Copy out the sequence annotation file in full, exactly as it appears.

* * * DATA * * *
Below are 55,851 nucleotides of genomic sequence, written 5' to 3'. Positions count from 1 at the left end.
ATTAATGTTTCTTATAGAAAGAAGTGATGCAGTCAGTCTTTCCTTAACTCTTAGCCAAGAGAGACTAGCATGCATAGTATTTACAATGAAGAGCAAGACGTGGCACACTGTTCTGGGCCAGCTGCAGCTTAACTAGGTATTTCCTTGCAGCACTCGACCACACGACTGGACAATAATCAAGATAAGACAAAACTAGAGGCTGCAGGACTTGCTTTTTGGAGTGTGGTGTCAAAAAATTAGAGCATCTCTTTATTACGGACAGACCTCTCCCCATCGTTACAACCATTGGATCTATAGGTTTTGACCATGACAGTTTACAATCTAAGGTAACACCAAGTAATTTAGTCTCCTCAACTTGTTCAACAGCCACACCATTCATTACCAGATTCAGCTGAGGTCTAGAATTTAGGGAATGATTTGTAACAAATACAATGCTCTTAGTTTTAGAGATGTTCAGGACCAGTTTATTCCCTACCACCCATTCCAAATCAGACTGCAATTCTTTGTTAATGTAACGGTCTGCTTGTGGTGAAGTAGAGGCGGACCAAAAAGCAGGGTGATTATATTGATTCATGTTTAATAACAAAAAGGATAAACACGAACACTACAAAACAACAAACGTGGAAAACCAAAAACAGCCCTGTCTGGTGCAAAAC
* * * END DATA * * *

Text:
Below are 55,851 nucleotides of genomic sequence, written 5' to 3'. Positions count from 1 at the left end.
ATTAATGTTTCTTATAGAAAGAAGTGATGCAGTCAGTCTTTCCTTAACTCTTAGCCAAGAGAGACTAGCATGCATAGTATTTACAATGAAGAGCAAGACGTGGCACACTGTTCTGGGCCAGCTGCAGCTTAACTAGGTATTTCCTTGCAGCACTCGACCACACGACTGGACAATAATCAAGATAAGACAAAACTAGAGGCTGCAGGACTTGCTTTTTGGAGTGTGGTGTCAAAAAATTAGAGCATCTCTTTATTACGGACAGACCTCTCCCCATCGTTACAACCATTGGATCTATAGGTTTTGACCATGACAGTTTACAATCTAAGGTAACACCAAGTAATTTAGTCTCCTCAACTTGTTCAACAGCCACACCATTCATTACCAGATTCAGCTGAGGTCTAGAATTTAGGGAATGATTTGTAACAAATACAATGCTCTTAGTTTTAGAGATGTTCAGGACCAGTTTATTCCCTACCACCCATTCCAAATCAGACTGCAATTCTTTGTTAATGTAACGGTCTGCTTGTGGTGAAGTAGAGGCGGACCAAAAAGCAGGGTGATTATATTGATTCATGTTTAATAACAAAAAGGATAAACACGAACACTACAAAACAACAAACGTGGAAAACCAAAAACAGCCCTGTCTGGTGCAAAAC